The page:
Varun Shetty in Kolkata
India’s home season in Tests this year has been short – five matches, all done in under two months or so. They have delivered on the dominance that was expected of them, but some new methods and some new faces were introduced. At the end of it, they are also sitting comfortably on top of the World Test Championship table with a perfect record and 360 points after three series. Here is a review of the season, and where things stand before their next Test series, in New Zealand in February 2020.
The fast bowlers did it at home
Even more so than the spinners. This is the first time since England did it in 1978 that a Test team has had three fast bowlers who have taken more than 20 wickets each in a year while averaging under 20. It’s phenomenal that those three bowlers – Ishant Sharma, Mohammed Shami, and Umesh Yadav – have managed to do that playing five of those eight Tests at home.
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This home season, India’s three spinners took 37 wickets between them. The three fast bowlers took 59, that too in the absence of strike bowler Jasprit Bumrah. They also managed to win a Test without a wicket from their spinners, which is also a first at home. There is little debate about the health of India’s pace bowling at the end of this season.
What about the spinners?
R Ashwin took 20 wickets in five matches at home after being benched in the West Indies. With no cricket at home until 2021 as of now, it remains to be seen what chances he has to make in the India XI outside Asia.
Ravindra Jadeja has become a rounded player and has been superb at No. 6. But his bowling has been below-par this season. Jadeja took 13 wickets at 36.07 in these five home Tests, his worst ever returns in a home season.
Will Jadeja’s rise as a batsman at No. 6 mean Ashwin gets a look in during the upcoming overseas Tests, or will India continue using Jadeja as the sole spinner? In the middle of all that, Kuldeep Yadav has slipped out of the conversation somewhat. The wristspinner could well be a surprise choice overseas.
India have had trouble with their opening combinations over the last two years because a majority of their matches were abroad, combined with form and fitness issues of some batsmen. At home, that problem seems to have gone away.
Mayank Agarwal had made his case quickly in the opportunities that he got overseas, but he cashed in big time in his first home season. He was a makeshift option on the Australia tour, but made his case, and two double-centuries later, is now arguably India’s No. 1 choice as opener.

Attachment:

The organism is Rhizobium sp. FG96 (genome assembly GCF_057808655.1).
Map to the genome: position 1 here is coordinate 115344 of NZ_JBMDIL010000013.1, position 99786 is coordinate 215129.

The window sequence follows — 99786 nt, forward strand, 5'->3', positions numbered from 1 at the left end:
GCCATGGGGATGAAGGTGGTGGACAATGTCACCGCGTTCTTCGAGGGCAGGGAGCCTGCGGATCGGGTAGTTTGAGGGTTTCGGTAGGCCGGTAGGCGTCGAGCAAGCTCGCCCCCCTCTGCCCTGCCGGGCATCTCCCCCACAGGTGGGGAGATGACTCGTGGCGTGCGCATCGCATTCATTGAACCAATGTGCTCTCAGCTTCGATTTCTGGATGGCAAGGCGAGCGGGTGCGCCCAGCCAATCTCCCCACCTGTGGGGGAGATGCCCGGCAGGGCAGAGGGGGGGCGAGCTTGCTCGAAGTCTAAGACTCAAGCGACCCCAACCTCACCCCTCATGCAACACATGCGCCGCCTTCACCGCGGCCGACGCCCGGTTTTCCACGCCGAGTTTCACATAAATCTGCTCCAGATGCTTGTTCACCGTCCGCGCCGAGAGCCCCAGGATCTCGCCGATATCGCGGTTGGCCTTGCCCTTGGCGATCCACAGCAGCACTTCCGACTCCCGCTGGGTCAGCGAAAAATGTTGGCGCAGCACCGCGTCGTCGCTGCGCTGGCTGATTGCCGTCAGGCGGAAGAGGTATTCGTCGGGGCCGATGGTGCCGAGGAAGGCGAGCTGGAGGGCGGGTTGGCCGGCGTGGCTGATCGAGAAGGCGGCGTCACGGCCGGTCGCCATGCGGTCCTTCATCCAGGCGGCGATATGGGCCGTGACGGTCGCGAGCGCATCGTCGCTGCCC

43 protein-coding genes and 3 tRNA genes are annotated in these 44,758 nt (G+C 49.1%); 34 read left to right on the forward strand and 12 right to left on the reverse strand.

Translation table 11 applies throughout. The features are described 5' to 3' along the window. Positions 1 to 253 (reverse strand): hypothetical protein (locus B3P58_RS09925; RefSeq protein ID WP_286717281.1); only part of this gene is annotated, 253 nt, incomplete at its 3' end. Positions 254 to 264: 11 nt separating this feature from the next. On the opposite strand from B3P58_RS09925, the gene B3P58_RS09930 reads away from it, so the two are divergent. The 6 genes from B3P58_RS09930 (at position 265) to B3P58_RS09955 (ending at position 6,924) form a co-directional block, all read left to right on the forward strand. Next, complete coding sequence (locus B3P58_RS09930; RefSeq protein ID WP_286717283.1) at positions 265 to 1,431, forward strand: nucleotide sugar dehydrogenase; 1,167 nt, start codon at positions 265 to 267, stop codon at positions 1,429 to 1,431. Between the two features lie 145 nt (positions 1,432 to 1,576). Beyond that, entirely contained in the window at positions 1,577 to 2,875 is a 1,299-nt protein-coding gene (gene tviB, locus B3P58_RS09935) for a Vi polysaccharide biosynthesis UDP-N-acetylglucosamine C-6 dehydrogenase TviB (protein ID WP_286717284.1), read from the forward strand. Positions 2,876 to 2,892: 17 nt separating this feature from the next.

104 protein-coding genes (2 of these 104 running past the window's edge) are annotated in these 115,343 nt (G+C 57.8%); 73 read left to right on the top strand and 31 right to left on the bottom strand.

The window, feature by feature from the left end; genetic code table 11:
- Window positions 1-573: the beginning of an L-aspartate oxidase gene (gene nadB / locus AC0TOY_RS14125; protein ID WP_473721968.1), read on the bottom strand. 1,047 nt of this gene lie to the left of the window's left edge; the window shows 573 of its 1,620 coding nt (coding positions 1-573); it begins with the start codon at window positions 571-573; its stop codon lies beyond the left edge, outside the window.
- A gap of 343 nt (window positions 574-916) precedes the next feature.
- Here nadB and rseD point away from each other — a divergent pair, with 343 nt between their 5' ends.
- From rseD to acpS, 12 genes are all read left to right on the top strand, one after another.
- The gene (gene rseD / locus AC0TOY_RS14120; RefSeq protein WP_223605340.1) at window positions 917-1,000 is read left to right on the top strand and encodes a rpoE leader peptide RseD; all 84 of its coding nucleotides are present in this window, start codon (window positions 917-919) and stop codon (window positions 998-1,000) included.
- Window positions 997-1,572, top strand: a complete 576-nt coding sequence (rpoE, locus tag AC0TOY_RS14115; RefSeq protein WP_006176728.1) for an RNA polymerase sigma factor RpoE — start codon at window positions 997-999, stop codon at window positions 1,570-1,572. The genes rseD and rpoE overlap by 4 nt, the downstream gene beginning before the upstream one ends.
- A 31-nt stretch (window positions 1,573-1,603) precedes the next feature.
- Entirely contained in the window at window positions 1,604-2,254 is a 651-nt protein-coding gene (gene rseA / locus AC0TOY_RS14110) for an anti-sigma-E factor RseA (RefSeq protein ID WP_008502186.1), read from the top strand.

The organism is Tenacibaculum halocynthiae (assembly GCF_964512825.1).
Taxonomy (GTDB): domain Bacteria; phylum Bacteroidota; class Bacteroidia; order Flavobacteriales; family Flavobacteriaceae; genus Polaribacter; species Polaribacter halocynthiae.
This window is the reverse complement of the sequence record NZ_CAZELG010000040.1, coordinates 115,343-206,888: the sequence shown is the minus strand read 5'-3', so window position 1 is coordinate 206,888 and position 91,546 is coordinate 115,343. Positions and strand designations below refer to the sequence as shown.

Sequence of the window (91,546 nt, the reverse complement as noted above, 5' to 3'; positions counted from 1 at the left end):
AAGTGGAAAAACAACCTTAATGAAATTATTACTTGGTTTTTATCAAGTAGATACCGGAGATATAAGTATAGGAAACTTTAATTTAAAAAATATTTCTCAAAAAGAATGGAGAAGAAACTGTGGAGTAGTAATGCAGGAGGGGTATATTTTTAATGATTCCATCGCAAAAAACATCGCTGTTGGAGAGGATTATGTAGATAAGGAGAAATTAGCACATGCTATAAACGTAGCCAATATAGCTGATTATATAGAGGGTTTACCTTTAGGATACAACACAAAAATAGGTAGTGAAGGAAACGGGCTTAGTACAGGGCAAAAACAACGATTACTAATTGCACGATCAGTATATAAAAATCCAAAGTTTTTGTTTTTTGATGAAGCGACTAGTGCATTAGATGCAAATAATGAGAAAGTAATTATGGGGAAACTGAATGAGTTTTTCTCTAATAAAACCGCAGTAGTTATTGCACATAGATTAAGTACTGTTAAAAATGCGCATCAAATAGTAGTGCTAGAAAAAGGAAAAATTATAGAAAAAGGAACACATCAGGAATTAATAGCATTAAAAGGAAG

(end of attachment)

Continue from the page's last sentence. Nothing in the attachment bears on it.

The other spot, for now, is in the hands of Rohit Sharma, who has repaid the faith shown in him with big runs in an unfamiliar role in long-form cricket. He is likely to hold on to that spot in the next series, in New Zealand, but will India persist with uncapped Shubman Gill as back-up opener in what could be difficult conditions to start in? A full Ranji Trophy season waits in the middle for the likes of Abhimanyu Easwaran, Priyank Panchal, and KL Rahul to challenge him. In addition to that, Prithvi Shaw, who scored a century on Test debut, has also returned after his suspension with runs in the ongoing Syed Mushtaq Ali Trophy.
The mystery around the first-choice wicketkeeper ended when India deemed Wriddhiman Saha was fully ready to be brought back into the team. He has slotted right back in and in a very small time frame, displayed everything that made him an automatic pick in the first place.
Incidentally, this comeback has happened at a time when Rishabh Pant has faced a decline in form and severe public scrutiny, across formats. In the last few days of the Bangladesh series, KS Bharat found his way into the squad when Pant was released to play domestic cricket. Bharat has been India A’s regular wicketkeeper for nearly two years and was among the contenders last year before Pant leapfrogged him in comprehensive fashion. Is this his way back in?
India’s catching in the slips lapsed somewhat. According to ESPNcricinfo’s data, India failed to take 14 chances this home season. Seven of those were classified as regulation catching chances, with the rest classified as tougher ones.
Against Bangladesh, India had a particularly poor catching match in Indore, where at least five catching chances weren’t converted. Ajinkya Rahane was involved in three of those, and Virat Kohli and Rohit in the other two. Rahane also put one down in Kolkata.
With the seamers in red-hot form, the slip cordon will be regularly in play in overseas Tests and India will be looking to tighten up on their catching.